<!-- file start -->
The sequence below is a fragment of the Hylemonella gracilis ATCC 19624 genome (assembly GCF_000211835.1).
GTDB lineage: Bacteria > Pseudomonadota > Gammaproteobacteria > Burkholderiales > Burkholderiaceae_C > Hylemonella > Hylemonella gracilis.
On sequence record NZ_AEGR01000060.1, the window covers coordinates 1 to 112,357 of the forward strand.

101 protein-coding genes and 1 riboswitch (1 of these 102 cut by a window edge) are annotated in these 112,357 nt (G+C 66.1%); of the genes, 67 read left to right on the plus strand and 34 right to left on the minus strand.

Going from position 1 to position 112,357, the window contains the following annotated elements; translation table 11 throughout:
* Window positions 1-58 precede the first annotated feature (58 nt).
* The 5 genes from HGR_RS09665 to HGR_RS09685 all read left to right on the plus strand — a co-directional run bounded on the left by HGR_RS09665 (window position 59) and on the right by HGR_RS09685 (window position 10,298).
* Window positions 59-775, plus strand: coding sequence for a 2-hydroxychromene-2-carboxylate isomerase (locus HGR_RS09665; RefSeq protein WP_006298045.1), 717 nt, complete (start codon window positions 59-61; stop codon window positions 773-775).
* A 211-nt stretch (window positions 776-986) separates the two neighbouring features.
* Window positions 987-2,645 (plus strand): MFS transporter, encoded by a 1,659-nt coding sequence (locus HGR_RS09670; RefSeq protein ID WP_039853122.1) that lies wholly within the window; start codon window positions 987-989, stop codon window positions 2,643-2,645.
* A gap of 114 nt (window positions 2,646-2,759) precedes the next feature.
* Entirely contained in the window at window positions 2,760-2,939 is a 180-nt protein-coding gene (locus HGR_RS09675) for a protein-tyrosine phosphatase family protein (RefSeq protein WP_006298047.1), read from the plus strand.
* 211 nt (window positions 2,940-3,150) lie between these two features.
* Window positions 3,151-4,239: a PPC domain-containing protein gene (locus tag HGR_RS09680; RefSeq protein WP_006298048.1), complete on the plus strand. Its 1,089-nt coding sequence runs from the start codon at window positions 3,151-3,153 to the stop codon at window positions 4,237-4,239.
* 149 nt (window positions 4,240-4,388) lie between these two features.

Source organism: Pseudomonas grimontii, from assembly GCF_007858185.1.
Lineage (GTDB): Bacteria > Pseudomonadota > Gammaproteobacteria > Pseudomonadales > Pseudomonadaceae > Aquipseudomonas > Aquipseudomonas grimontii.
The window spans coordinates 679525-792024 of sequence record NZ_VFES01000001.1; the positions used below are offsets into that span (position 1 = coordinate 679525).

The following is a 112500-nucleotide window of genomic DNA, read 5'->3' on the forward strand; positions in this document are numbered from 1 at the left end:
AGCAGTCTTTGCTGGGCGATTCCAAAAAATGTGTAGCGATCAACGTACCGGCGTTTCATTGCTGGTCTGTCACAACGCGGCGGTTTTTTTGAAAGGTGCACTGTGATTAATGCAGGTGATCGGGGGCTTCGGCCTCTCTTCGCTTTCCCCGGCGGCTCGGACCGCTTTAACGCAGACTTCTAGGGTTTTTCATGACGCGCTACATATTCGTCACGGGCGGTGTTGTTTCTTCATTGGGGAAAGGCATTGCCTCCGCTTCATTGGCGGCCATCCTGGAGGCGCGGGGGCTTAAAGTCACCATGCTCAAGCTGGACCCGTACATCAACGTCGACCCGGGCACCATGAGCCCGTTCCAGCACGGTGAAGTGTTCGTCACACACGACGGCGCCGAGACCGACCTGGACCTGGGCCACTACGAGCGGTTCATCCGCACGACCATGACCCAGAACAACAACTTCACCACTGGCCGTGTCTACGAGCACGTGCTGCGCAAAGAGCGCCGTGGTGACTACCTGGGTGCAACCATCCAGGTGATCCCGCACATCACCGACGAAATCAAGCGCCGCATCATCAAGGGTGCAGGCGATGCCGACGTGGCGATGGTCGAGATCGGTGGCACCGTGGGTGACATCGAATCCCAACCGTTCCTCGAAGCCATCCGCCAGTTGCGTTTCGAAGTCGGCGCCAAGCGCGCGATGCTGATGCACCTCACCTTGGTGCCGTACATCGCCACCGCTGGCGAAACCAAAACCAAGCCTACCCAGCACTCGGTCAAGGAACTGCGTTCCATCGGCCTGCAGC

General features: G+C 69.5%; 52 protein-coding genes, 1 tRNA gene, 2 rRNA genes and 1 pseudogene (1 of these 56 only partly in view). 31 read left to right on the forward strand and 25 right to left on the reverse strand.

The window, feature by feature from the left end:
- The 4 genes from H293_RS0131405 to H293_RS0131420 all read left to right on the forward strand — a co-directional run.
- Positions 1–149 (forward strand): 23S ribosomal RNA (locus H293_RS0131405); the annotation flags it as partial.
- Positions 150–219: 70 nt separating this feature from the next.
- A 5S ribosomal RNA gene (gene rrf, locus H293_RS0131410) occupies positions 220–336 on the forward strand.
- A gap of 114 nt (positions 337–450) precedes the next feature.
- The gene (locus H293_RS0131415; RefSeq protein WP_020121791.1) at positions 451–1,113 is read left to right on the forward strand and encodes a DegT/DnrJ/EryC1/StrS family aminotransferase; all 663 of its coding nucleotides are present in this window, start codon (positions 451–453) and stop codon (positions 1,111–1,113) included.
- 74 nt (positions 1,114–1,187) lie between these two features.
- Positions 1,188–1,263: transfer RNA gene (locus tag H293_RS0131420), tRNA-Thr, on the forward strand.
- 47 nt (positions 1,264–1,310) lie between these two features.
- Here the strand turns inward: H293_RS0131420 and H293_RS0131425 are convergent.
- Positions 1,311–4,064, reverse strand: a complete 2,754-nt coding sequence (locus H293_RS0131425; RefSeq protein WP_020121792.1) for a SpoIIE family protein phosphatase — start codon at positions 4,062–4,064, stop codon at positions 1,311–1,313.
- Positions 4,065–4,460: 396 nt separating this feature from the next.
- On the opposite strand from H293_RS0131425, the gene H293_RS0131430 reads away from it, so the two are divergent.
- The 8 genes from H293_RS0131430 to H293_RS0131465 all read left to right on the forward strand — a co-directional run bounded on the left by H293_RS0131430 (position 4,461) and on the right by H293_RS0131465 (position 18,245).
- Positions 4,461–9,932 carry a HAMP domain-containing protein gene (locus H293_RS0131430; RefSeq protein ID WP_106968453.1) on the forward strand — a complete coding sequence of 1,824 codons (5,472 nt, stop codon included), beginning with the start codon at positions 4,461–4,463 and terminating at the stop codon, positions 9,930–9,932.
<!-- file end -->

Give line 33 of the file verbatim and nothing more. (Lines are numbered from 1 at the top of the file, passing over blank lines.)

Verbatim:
- Positions 1,311–4,064, reverse strand: a complete 2,754-nt coding sequence (locus H293_RS0131425; RefSeq protein WP_020121792.1) for a SpoIIE family protein phosphatase — start codon at positions 4,062–4,064, stop codon at positions 1,311–1,313.